“Teen Quarterback Jasen Bracy, Who Is Blind, Has 'No Fear' on the Field: 'Don't Give Up'”
Posted in Blind and Vision Impaired - Heroes Stories | View Post

Blind Skateboarder Helps Others With Vision Loss

Nick Mullins Skateboarding At A Skate ParkSkateboarder Nick Mullins lost his vision after contracting MRSA in 2009. While blindness might stop many people from hanging up their skateboard, Nick doubled down on doing an activity he loves. The blind skateboarder helps others with vision loss find the courage to skateboard too. He says the tricks don’t have to stop with vision loss.

“There’s a lot of barriers and a lot of things you have to overcome,” Mullins said. “Once you finally overcome those things and put yourself forward, and conquer that fear, you fall back into the love of what you were doing before.”

Please reach out to SDCB to learn more about our programs and services.

“Blind skateboarder inspires visually impaired teens at Omaha event”

Posted in Advocacy for Vision Impaired | View Post

Brain Implant Helps Blind Woman See

Picture Close Up Of The EyeScientists from multiple institutes of higher learning collaborated on a project to reverse blindness. Through the use of a brain implant, researchers were able to help a blind woman see and identify several letters. The six-month-long study involved a 57-year-old woman who became blind 16 years ago. The tiny implant, about the size of a penny, bypasses the optic nerve and stimulates the brain's visual cortex. The study findings appear in The Journal of Clinical Investigation.

"I would like to emphasize that although our preliminary results are very encouraging, we should be aware that this is still research and not yet a clinical treatment," said lead study author Dr. Eduardo Fernández.

SDCB can help you or a loved one with vision loss or blindness; please contact us to learn more about our programs and services.

"Scientists create brain implant that helped blind woman see letters"

Posted in Research and Medical Advancements | View Post

Eliminating Blindness in Five Years

Picture Of A Woman EyesThe National Eye Institute has big plans for the next five years. The NEI has a plan to eliminate vision loss and improve quality of life through research. The endeavor includes a focus on six areas of eye anatomy and function — retinal diseases; corneal diseases; lens and cataract; glaucoma and optic neuropathies; strabismus, amblyopia and visual processing; and low vision and blindness rehabilitation.

"NEI's strategic plan builds upon the past decade's major advances in regenerative medicine, genetics, artificial intelligence, personalized medicine, gene therapy, imaging and more. It identifies research opportunities that may ultimately lead to improved quality of life and population health," Michael F. Chiang, MD, director of the NEI, said in the release. "In its final form, the new strategic plan identifies emerging opportunities across the areas of emphasis to drive innovation, inspire the next generation of vision researchers and translate knowledge into medicine. Moving forward, trans-NEI working groups focused on implementing plan priorities are designing initiatives, targeted funding opportunities, training, workshops and more."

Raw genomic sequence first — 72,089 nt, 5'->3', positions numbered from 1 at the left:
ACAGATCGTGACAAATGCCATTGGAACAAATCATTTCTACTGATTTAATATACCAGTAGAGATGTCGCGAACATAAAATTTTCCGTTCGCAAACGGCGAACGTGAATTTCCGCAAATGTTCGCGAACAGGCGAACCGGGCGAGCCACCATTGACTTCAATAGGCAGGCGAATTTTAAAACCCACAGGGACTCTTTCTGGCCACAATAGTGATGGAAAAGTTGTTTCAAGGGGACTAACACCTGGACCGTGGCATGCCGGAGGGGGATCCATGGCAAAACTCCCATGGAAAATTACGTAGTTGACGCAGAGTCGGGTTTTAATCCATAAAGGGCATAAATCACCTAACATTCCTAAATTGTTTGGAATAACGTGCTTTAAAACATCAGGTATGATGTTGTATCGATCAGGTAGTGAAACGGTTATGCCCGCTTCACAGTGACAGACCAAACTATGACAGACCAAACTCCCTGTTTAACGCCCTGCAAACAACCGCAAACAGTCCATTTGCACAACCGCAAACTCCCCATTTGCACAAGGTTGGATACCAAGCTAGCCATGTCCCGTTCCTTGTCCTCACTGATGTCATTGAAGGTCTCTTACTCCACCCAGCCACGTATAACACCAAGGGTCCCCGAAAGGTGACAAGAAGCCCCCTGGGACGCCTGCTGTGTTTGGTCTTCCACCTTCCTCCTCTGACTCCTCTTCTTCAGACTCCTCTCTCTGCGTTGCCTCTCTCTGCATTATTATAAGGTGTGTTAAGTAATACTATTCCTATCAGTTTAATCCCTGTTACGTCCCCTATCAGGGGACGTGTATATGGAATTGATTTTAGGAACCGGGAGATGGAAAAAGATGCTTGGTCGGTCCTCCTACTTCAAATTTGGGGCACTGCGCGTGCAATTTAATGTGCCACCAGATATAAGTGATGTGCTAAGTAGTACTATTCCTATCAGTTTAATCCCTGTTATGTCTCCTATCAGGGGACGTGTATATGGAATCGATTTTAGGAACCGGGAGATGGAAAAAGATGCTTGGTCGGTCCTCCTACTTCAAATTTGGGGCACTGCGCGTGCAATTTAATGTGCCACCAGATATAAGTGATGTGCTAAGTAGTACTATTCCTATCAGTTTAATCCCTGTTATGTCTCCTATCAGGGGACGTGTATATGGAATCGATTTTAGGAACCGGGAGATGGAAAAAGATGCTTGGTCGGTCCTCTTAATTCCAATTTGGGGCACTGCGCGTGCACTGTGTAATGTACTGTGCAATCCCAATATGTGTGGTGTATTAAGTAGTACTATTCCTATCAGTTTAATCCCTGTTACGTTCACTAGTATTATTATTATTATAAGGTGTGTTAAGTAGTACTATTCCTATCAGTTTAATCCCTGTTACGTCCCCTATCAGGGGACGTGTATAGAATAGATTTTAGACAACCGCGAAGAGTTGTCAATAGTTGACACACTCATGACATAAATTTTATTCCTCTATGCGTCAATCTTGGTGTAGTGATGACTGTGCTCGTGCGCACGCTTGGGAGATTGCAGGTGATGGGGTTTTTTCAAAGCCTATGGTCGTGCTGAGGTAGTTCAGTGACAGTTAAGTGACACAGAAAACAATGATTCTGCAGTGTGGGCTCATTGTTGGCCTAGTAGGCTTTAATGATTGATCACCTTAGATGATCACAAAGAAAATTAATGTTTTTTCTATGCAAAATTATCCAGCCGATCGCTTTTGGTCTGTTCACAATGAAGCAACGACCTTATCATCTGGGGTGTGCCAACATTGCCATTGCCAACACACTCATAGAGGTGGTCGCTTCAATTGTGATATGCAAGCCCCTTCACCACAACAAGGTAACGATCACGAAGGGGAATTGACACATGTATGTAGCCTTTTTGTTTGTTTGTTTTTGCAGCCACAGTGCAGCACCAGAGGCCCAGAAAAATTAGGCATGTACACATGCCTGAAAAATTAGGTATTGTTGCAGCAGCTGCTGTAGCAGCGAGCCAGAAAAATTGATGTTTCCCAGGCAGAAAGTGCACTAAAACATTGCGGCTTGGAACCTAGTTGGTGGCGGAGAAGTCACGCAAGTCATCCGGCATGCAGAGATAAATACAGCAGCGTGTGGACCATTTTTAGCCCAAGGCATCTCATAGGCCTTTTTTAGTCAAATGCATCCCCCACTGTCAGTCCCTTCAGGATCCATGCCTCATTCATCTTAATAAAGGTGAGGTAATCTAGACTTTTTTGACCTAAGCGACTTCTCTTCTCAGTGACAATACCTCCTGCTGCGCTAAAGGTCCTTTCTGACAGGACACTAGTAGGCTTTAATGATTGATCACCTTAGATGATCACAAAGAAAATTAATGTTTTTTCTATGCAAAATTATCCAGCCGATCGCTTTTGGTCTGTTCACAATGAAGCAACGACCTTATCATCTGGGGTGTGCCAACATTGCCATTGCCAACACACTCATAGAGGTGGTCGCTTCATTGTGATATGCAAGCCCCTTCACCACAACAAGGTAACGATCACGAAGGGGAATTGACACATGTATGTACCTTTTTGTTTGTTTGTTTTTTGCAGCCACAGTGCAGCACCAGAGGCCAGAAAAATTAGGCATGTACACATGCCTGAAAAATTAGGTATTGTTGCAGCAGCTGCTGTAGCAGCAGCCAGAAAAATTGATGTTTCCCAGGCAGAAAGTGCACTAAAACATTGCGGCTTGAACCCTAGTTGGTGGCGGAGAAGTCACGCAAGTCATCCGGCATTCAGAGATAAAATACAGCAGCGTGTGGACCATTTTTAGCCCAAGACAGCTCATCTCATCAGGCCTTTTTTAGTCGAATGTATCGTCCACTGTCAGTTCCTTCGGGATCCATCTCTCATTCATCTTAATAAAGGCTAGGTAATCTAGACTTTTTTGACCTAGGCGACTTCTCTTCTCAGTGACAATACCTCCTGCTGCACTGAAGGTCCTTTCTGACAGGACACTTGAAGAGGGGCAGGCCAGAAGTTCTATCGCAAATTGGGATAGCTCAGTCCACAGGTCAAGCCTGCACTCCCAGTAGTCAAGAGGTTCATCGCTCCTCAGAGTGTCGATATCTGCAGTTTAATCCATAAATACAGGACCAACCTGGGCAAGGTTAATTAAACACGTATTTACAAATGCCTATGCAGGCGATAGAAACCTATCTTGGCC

Please reach out to SDCB to learn more about our programs and services.

"NEI aims to eliminate vision loss, improve quality of life with strategic plan"

Posted in Advocacy for Vision Impaired | View Post

Living With Blindness

Picture Of Mark Riccobono The President of National Federation Of The BlindAccording to the Centers for Disease Control and Prevention, more than 3.4 million Americans 40 years and older are blind or visually impaired. While blindness and vision loss are prevalent in the United States, it's difficult for most sighted people to grasp what it's like living with blindness fully. In fact, there are many misconceptions that sighted people harbor about living with blindness. Mark Riccobono, the president of the National Federation of the Blind, would like those who do not live with vision loss to understand about engaging with blind people:

"Rather than making assumptions, engage with blind people like you would anybody else. Show curiosity about them. And if you want to know if there's something they need, ask them and don't assume."

Please contact SDCB to learn more about our vision rehabilitation programs and services.

"'I am not my blindness': What the blind community wishes you knew"

Posted in What Is Vision Impairment Like and Social Etiquette | View Post

Steps for Protecting Your Vision

Picture Of Two Older Men JoggingAs people age they are at greater risk of experiencing eye health problems and vision loss. However, AARP has outlined ten steps for protecting your vision. The older you get, the more essential it is to prioritize eating healthy, eating right is essential for eye health. Other tips include wearing sunglasses, exercising, sleeping enough, taking screen breaks, good hygiene, moisturizing your eyes. Lastly and perhaps most importantly, regular eye exams are critically important for preventing vision loss.

SDCB offers many programs and services; please reach out to us to learn more.

“10 Everyday Things You Can Do to Protect Your Sight”

Posted in Eye Health and Preventing Disease | View Post

Diabetic-related Blindness in America